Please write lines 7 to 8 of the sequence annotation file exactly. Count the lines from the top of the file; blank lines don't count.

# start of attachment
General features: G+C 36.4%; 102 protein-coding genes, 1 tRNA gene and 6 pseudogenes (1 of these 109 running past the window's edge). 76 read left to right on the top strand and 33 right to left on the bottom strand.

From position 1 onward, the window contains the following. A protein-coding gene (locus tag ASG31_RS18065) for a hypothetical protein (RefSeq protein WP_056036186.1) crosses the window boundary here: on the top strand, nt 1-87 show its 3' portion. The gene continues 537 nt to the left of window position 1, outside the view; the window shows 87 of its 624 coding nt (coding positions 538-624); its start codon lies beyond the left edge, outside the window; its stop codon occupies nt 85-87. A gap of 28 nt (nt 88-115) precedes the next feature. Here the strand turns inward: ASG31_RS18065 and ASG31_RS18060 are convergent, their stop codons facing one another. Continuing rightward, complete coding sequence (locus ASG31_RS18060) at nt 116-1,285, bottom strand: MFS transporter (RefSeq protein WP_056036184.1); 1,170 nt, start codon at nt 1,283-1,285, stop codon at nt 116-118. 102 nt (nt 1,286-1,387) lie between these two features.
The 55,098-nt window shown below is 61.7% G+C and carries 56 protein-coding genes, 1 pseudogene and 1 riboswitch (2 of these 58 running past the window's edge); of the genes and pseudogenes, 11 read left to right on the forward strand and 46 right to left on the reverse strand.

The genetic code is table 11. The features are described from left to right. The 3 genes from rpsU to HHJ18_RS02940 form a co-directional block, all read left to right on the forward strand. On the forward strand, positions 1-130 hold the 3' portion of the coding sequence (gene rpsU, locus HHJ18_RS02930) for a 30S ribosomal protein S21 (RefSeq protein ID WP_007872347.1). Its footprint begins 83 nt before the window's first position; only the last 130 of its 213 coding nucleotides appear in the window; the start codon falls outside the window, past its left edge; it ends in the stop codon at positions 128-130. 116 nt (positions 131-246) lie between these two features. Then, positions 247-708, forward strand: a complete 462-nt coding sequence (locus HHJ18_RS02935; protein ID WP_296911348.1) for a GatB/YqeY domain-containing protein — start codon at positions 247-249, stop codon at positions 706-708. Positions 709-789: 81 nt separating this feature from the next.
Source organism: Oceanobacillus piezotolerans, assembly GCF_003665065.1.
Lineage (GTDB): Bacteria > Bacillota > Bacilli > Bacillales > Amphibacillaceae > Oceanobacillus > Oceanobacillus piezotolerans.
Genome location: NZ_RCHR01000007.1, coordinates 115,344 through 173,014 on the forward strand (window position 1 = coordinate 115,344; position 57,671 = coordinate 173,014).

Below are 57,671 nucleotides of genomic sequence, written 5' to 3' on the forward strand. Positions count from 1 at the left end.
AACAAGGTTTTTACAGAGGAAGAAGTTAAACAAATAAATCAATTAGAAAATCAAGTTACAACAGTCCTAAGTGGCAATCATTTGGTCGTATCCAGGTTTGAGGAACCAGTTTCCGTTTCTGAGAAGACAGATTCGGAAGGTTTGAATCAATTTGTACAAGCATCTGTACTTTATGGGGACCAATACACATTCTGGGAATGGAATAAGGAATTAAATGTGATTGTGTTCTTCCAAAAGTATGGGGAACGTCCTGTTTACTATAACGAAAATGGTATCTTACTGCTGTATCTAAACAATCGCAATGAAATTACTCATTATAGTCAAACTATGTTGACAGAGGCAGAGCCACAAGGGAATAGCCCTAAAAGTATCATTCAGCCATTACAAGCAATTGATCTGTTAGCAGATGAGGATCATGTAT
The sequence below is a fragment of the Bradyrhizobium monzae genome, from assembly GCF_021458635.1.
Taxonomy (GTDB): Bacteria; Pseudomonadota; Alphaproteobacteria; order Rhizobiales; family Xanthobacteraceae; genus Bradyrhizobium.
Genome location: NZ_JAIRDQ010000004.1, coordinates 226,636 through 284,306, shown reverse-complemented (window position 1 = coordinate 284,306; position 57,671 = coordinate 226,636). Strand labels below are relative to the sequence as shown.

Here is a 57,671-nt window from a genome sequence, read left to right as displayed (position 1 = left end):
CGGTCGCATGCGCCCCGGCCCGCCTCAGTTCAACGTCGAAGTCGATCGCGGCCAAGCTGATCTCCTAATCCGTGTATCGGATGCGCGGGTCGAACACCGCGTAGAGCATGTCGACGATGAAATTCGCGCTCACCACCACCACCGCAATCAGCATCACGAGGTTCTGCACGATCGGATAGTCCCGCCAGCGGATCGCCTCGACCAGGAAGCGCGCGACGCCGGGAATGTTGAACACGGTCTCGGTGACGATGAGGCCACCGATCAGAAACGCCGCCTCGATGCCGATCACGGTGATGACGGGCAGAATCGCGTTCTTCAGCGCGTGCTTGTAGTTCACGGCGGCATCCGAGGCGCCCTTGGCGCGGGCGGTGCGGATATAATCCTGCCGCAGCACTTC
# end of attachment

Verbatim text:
Genome location: NZ_RCHR01000007.1, coordinates 115,344 through 173,014 on the forward strand (window position 1 = coordinate 115,344; position 57,671 = coordinate 173,014).

Below are 57,671 nucleotides of genomic sequence, written 5' to 3' on the forward strand. Positions count from 1 at the left end.